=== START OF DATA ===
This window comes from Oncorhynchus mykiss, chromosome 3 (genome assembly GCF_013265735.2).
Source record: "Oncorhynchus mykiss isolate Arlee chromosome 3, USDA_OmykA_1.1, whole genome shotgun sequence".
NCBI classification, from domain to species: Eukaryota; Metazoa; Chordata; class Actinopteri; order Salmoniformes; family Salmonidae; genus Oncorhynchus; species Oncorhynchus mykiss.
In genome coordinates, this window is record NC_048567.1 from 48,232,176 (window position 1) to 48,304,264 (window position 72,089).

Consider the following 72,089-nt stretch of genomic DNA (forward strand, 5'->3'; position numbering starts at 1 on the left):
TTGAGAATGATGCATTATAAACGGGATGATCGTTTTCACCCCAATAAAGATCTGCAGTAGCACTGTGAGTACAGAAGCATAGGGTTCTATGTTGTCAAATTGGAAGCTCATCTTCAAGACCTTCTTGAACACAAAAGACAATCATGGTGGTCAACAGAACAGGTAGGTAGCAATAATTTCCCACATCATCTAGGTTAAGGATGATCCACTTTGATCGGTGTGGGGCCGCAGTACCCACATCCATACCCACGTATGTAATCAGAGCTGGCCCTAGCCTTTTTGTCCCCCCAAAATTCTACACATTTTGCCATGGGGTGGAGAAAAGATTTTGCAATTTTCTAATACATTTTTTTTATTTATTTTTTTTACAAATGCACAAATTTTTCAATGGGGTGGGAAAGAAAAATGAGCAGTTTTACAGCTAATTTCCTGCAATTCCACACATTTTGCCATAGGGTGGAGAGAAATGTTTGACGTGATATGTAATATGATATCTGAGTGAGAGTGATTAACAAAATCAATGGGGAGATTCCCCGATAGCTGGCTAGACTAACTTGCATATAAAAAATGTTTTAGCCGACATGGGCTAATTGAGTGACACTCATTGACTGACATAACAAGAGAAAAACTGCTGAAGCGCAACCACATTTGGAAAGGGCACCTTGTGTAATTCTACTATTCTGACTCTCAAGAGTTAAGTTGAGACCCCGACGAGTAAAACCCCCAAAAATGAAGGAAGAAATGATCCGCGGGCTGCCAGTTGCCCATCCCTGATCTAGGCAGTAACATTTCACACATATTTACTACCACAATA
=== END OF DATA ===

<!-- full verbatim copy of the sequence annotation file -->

This window comes from Oncorhynchus mykiss, chromosome 3 (genome assembly GCF_013265735.2).
Source record: "Oncorhynchus mykiss isolate Arlee chromosome 3, USDA_OmykA_1.1, whole genome shotgun sequence".
NCBI classification, from domain to species: Eukaryota; Metazoa; Chordata; class Actinopteri; order Salmoniformes; family Salmonidae; genus Oncorhynchus; species Oncorhynchus mykiss.
In genome coordinates, this window is record NC_048567.1 from 48,232,176 (window position 1) to 48,304,264 (window position 72,089).

Consider the following 72,089-nt stretch of genomic DNA (forward strand, 5'->3'; position numbering starts at 1 on the left):
TTGAGAATGATGCATTATAAACGGGATGATCGTTTTCACCCCAATAAAGATCTGCAGTAGCACTGTGAGTACAGAAGCATAGGGTTCTATGTTGTCAAATTGGAAGCTCATCTTCAAGACCTTCTTGAACACAAAAGACAATCATGGTGGTCAACAGAACAGGTAGGTAGCAATAATTTCCCACATCATCTAGGTTAAGGATGATCCACTTTGATCGGTGTGGGGCCGCAGTACCCACATCCATACCCACGTATGTAATCAGAGCTGGCCCTAGCCTTTTTGTCCCCCCAAAATTCTACACATTTTGCCATGGGGTGGAGAAAAGATTTTGCAATTTTCTAATACATTTTTTTTATTTATTTTTTTTACAAATGCACAAATTTTTCAATGGGGTGGGAAAGAAAAATGAGCAGTTTTACAGCTAATTTCCTGCAATTCCACACATTTTGCCATAGGGTGGAGAGAAATGTTTGACGTGATATGTAATATGATATCTGAGTGAGAGTGATTAACAAAATCAATGGGGAGATTCCCCGATAGCTGGCTAGACTAACTTGCATATAAAAAATGTTTTAGCCGACATGGGCTAATTGAGTGACACTCATTGACTGACATAACAAGAGAAAAACTGCTGAAGCGCAACCACATTTGGAAAGGGCACCTTGTGTAATTCTACTATTCTGACTCTCAAGAGTTAAGTTGAGACCCCGACGAGTAAAACCCCCAAAAATGAAGGAAGAAATGATCCGCGGGCTGCCAGTTGCCCATCCCTGATCTAGGCAGTAACATTTCACACATATTTACTACCACAATA